Market update - 26 August

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The Independent Online

The FTSE 100 was down 91.1 points at 5414.5 and the FTSE 250 was down 73.3 points at 9109.4 at 11.56am today. Liberty International was among the few stocks in the black this morning – stock gained 46p to 991p after Simon Property Group, the American real estate group, said it had increased its stake to 4.2 per cent and Australia’s Westfield confirmed a 2.96 per cent holding. “There is a lot of bid speculation around this now. It started last week when some people were still sceptical. But that has changed now,” said one trader, referring to Simon’s initial announcement of a 3.45 per cent stake.

Among analysts, JP Morgan flagged the importance of Simon’s initial move, suggesting it may result in a takeover bid.

The broker said: “We believe one possible way of looking at this is that Simon Property’s stake is not a short-term (trading) transaction and may (eventually) result in a takeover bid.”

“Neither company, however, has made comment either way on this. We come to this potential conclusion because: (1) Liberty is one of the most expensive property companies in Europe in our view, (2) our economists believe that the dollar may rise further against the pound, (3) Simon’s management is well regarded by our US colleagues and industry, (4) Simon Property has a strong balance sheet and may see strong value creation opportunities in Liberty’s shopping centre portfolio, as it could for example bring in international retailers and shopping centre knowledge, (5) Liberty’s portfolio is hard to replicate and Simon may see this as the only way to get access to the UK and would be happy to pay a premium for that, (6) We believe Liberty needs a new strategy and Simon’s move may fit in this.”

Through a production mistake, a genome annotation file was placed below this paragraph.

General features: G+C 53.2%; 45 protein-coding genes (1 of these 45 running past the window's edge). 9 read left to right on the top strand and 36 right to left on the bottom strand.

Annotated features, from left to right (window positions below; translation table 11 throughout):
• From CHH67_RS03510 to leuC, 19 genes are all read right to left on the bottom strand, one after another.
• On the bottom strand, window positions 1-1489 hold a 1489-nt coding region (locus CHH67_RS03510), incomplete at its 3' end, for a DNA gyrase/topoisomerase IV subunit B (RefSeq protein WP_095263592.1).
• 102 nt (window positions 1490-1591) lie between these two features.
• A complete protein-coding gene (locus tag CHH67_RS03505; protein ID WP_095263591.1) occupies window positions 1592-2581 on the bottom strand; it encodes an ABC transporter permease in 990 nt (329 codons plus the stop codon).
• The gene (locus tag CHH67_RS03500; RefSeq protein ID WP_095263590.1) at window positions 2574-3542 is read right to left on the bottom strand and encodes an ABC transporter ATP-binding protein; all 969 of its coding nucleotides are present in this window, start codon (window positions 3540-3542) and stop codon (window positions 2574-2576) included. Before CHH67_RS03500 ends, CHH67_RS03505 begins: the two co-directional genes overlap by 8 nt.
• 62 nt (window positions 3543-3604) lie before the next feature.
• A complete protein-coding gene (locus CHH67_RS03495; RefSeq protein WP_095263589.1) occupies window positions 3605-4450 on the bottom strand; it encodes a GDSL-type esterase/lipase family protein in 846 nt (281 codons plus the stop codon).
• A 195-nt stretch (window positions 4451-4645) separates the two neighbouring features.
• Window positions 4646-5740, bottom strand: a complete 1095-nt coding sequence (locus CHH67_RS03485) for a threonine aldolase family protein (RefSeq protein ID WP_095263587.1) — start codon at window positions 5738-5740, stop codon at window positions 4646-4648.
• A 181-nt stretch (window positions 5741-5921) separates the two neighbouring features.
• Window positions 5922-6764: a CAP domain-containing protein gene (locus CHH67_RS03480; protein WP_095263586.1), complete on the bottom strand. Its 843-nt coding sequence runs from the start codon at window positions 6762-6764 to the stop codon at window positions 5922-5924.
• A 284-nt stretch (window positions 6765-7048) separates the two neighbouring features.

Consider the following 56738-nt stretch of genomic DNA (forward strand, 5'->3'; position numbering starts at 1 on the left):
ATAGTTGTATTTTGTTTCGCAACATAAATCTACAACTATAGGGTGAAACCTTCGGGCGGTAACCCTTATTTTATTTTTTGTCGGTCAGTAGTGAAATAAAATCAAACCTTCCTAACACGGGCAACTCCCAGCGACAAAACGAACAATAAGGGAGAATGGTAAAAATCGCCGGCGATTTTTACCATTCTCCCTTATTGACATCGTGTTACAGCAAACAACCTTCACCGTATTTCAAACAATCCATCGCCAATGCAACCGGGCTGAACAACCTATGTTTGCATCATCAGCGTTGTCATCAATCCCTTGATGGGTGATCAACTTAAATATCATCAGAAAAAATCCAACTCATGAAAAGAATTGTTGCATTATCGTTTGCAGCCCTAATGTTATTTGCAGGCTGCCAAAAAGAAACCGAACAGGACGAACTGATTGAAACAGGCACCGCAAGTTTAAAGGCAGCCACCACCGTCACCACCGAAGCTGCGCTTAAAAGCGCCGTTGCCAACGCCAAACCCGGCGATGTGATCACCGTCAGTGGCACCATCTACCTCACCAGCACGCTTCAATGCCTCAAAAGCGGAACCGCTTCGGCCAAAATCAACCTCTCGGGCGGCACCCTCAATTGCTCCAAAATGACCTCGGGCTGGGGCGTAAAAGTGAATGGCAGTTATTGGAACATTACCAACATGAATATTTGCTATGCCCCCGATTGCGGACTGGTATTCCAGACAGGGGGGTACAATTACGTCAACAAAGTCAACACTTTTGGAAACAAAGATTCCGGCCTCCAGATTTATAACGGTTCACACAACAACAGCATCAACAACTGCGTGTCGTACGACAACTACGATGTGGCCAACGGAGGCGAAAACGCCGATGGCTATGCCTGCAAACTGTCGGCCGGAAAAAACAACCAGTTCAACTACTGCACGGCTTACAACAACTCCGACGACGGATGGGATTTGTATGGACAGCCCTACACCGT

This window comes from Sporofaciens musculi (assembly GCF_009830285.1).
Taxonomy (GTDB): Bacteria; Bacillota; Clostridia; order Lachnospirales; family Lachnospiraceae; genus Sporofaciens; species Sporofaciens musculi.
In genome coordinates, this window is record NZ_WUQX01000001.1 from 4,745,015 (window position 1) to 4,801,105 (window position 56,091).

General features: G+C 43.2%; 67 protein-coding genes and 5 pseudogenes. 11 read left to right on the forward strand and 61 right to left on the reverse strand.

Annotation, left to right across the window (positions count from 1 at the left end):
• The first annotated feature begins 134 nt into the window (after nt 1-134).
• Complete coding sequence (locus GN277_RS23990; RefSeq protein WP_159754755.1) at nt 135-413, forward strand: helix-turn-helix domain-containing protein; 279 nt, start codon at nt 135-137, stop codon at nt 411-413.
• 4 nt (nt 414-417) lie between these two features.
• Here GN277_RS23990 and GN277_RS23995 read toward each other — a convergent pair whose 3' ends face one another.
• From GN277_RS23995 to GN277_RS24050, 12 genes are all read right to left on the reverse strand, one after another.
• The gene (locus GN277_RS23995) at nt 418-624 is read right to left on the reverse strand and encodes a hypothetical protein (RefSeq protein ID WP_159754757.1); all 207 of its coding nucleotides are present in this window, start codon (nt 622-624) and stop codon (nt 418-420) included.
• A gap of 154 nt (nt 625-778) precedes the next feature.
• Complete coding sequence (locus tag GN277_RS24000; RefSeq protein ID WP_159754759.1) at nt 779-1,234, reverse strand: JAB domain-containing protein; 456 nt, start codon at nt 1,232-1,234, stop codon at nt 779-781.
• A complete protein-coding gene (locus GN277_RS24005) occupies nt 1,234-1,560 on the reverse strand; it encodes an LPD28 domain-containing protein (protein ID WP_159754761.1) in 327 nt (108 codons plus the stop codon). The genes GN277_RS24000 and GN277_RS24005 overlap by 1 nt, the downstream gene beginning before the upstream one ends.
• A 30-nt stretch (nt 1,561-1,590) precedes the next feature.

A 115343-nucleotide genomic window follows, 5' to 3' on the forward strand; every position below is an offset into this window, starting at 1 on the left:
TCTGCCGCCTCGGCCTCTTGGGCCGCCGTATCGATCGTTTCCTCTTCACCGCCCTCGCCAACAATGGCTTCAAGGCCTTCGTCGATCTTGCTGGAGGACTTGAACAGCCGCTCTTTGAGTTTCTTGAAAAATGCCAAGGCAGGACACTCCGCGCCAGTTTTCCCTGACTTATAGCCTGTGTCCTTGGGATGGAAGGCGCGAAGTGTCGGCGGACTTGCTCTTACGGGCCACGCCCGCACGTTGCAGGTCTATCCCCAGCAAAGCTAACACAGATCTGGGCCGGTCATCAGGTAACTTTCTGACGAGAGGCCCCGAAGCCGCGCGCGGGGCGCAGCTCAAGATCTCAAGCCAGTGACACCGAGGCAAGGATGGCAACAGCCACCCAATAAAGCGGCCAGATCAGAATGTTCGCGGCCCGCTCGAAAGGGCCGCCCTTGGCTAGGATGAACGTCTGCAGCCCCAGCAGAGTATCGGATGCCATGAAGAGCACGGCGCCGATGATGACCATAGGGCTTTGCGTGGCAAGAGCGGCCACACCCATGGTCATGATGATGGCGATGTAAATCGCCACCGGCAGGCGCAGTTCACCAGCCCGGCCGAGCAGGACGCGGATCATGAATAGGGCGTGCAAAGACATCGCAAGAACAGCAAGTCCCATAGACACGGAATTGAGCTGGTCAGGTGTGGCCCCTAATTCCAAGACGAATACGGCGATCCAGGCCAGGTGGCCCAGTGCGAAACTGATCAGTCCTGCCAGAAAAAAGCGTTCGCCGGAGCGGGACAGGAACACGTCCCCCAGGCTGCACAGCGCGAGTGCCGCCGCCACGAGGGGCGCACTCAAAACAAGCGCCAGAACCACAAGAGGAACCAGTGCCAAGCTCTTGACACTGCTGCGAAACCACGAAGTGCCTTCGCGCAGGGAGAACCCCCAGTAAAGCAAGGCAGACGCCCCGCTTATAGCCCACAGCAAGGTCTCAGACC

Moving up

The housing sector was strong after Bovis Homes posted interim results, revealing a slump in profits and a reduced dividend. Traders said the rally was thanks to a feeling that the worst is already priced in to sector share prices.

Support was also forthcoming from Cazenove, whose analysts said that Bovis appears to be a “potential survivor of the housing battle ground”.

“The group’s management appears to be running the business for cash rather than profits which we believe is the correct strategy given awful housing market conditions in the UK,” the broker added.

Bovis was up 14.5p at 442.5p and Taylor Wimpey gained 4.5p to 50p.

Moving down

Imperial Energy eased back to 1222p, down 18p, after announcing a recommend 1250p per share offer from ONGC Videsh, the international arm of India’s state backed Oil & Natural Gas Corporation. Traders attributed the weakness in the stock to the fact that the bid price is below the initial 1290p per share approach confirmed by Imperial in July. They added that market was also geared up for a bidding war between ONGC and China’s Sinopec, which looks less likely now.

On the FTSE 100, UK financials eased back as investors took stock overnight losses on Wall Street, where leading indices were haunted by fears for Fannie Mae and Freddie Mac, the US mortgage market giants.

As a result, the London Stock Exchange was down 31.5p at 722p and Lloyds TSB eased back to 289.5p, down 10p.